The Janus-faced aspect of 'dry weight'. (1/117)

BACKGROUND: The goal of haemodialysis treatment in end-stage renal disease (ESRD) patients is to correct the complications of the uraemic condition. Among the main complications are fluid overload and subsequent hypertension that are corrected by achievement of 'dry weight'. We report in this study the evolution of post-dialysis body-weight and blood pressure in patients who began their HD treatment in our unit. METHODS: We studied the monthly evolution of post-dialysis body-weight (expressed as a percentage of pre-dialysis body-weight at the first HD treatment) and predialysis mean arterial pressure (MAP) over 24 months in 61 patients (21 females, mean age 59.8 years; 20% diabetic), treated with cellulosic membranes for 8 h, 3 times a week. RESULTS: The post-dialysis body-weight decreased between the onset of HD and month 2 (M2) (-4.40+/-0.52%). Then it went up, reaching -1.56+/-0.96% at M6, +0.3+/-1.27% at M12, +1.27+/-1.38% at M18 and +1.64+/-1.33% at M24. The post-dialysis body-weight increased by 6% between M2 and M24. The mean arterial pressure (MAP) decreased from 111.3+/-2.5 mmHg at M0 to 94.4+/-1.7 at M6, and then remained stable after M6. Between M2 and M6 the post-dialysis body-weight increased, whereas the predialysis MAP continued to decline. The incidence of hypotension episodes was maximal during the first 4 months of HD treatment. CONCLUSIONS: After the second month of dialysis treatment, the simultaneous increase of post-dialysis body-weight and decrease of pre-dialysis MAP are related to the effects of two processes, i.e. increased weight as the result of anabolism induced by the HD treatment on the one hand and normalization of blood pressure by fluid removal on the other. Continuous clinical assessment of the patient is necessary to provide adequate prescription of post-dialysis body-weight. During the first months of HD treatment, the nephrologist, like Janus, is a double-faced gatekeeper: he must be willing to decrease post-dialysis weight to achieve 'dry weight' and to normalize blood pressure, but he must also be prepared to increase it to compensate for anabolism and to avoid episodes of hypotension.  (+info)

Autosomal dominant muscle cramp syndrome in a Japanese family. (2/117)

OBJECTIVES: To identify the clinical, electrophysiological, histological, and genetic characteristics of a Japanese family with a muscle cramp syndrome. METHODS: Fourteen patients (eight men, six women) were studied in four generations of a single family. Electrophysiological examinations were performed in four cases and muscle and nerve biopsies were performed on the propositus. RESULTS: The mode of inheritance seemed to be autosomal dominant. The cramps occurred during both exertion and at rest, and during sleep. Electromyographic examination indicated a neurogenic aetiology. There was a decreased number of large myelinated fibres in the sural nerve, and fibre type grouping in the quadriceps femoris muscle biopsy. CONCLUSIONS: The autosomal dominant muscle cramp syndrome in this family is probably caused by a polyneuropathy.  (+info)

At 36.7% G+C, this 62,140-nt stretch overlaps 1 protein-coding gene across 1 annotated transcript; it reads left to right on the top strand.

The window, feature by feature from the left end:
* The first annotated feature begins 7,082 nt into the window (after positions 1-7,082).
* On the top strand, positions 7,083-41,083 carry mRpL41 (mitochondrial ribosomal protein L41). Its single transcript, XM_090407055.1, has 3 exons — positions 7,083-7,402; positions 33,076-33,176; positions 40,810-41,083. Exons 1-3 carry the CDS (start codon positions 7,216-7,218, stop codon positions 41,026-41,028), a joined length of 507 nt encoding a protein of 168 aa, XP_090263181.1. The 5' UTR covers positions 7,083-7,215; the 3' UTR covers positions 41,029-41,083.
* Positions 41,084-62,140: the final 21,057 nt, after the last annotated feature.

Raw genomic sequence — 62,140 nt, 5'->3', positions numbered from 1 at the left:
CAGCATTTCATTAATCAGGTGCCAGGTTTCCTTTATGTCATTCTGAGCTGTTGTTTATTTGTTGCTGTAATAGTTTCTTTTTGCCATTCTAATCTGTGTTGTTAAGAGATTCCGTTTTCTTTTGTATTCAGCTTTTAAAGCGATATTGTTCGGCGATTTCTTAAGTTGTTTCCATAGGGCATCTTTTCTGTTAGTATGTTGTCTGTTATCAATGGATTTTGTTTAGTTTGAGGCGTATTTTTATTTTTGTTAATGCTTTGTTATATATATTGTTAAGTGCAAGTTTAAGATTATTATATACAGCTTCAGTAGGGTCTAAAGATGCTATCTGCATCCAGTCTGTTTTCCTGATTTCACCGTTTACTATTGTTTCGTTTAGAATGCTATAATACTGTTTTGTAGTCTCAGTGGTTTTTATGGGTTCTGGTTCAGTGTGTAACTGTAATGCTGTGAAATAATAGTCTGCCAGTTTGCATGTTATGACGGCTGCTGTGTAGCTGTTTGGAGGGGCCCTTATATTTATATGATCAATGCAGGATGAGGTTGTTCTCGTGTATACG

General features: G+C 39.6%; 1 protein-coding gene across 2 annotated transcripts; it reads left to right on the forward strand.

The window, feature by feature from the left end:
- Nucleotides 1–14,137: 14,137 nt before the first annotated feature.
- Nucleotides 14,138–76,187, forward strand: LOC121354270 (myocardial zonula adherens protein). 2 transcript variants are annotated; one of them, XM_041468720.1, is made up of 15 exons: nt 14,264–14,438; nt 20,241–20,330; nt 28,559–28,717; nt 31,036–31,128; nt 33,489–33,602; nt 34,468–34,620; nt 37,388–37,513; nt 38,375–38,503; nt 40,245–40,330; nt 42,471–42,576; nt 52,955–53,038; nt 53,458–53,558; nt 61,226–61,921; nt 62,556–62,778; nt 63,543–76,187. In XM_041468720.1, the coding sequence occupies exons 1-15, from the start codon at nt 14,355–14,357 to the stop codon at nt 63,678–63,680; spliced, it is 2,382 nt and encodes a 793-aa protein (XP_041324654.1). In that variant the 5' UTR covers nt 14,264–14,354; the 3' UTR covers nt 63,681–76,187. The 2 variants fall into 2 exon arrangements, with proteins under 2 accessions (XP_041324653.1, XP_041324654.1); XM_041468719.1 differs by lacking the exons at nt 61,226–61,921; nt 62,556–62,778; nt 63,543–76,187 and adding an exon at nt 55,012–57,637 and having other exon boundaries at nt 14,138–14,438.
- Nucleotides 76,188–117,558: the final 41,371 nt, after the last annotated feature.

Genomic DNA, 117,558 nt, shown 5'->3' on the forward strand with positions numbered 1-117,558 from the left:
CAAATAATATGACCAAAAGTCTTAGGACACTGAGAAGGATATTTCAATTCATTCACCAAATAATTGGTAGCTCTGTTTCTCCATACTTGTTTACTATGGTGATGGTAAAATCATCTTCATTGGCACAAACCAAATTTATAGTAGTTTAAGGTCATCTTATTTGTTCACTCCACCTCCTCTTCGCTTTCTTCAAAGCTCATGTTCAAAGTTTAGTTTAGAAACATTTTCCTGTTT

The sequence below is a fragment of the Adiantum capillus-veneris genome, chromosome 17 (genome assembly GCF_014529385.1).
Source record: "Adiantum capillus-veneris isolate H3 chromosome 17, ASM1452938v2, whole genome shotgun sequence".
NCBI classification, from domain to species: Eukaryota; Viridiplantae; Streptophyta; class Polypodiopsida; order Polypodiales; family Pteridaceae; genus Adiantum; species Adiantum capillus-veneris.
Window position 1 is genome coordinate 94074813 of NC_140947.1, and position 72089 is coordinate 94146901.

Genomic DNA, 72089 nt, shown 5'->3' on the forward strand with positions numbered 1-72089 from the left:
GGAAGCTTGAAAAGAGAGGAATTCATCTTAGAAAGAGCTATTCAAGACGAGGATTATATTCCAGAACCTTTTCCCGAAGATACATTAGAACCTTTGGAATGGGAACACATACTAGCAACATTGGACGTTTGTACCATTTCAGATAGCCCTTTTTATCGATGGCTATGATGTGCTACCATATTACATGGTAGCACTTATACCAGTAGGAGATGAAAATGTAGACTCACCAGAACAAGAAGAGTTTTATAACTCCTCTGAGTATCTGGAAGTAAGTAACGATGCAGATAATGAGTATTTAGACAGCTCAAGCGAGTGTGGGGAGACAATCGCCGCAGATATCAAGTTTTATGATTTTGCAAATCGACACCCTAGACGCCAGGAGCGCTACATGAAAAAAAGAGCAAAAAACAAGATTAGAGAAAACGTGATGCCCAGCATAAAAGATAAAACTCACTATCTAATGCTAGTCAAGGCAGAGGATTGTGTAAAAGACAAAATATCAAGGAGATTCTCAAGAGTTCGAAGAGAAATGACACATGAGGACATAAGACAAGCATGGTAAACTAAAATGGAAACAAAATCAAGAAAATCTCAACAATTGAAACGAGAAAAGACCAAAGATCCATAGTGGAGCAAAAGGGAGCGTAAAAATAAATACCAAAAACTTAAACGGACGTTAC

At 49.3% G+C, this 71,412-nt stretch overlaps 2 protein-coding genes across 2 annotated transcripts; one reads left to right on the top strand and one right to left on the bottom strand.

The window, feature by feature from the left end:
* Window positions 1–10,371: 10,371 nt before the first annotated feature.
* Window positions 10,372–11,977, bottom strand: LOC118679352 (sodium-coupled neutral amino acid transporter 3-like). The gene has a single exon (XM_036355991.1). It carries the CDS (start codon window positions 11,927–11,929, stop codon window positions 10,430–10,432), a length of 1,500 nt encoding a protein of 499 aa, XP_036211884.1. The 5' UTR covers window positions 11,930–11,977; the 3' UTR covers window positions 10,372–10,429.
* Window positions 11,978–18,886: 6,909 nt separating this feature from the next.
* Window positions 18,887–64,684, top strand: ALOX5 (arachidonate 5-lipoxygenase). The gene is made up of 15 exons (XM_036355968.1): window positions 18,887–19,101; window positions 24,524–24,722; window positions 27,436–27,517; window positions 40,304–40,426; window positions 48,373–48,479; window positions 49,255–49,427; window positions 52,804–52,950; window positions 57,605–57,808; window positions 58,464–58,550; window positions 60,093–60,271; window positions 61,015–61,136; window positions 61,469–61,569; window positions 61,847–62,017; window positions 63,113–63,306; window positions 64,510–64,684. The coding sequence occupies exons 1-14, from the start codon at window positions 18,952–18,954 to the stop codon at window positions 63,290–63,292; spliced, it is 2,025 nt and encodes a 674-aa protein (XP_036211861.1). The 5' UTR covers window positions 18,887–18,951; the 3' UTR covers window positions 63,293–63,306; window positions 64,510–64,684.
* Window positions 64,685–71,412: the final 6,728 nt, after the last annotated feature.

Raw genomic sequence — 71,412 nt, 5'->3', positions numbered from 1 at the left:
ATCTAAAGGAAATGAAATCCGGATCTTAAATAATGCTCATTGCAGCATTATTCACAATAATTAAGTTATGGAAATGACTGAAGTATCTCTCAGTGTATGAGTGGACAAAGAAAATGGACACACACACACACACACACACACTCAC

Nocturnal leg cramps in children: incidence and clinical characteristics. (3/117)

The records of 2527 healthy children seen in an ambulatory care clinic were evaluated for nocturnal leg cramps in the preceding 12 months, frequency and duration of the cramps, whether the cramps affected one leg or both legs at a time, whether there was associated muscle cramps in feet, whether the cramps occurred when the child was awake or asleep, and whether there was residual tenderness in the affected muscles. Nocturnal leg cramps were present in 185 children for an overall incidence of 7.3%. Leg cramps were noted only in children aged > or = 8 years. The incidence increased at 12 years and peaked at 16 to 18 years of age. A majority (81.6%) of the affected children had nocturnal leg cramps 1 to 4 times per year. The mean duration of episodes was 1.7 minutes. Leg cramps were unilateral in 98.9% of cases and the ipsilateral foot also was involved in 18.9% of cases. One hundred thirty-five (73%) children had leg cramps while asleep, and the remaining 23 (12.4%) children had leg cramps in either state. Fifty-seven (30.8%) children had residual tenderness in the affected muscles. The mean duration of residual tenderness was 33.2 minutes (range: 2 minutes-1 day). We conclude that nocturnal leg cramps are common in children aged > 12 years. A majority of the affected children have leg cramps 1 to 4 times per year. The cramps are usually unilateral and occur when the children are asleep. Normal duration of the leg cramp is < 2 minutes. Residual tenderness is present in approximately 30% of the affected children. Residual tenderness, if present, usually lasts for half an hour.  (+info)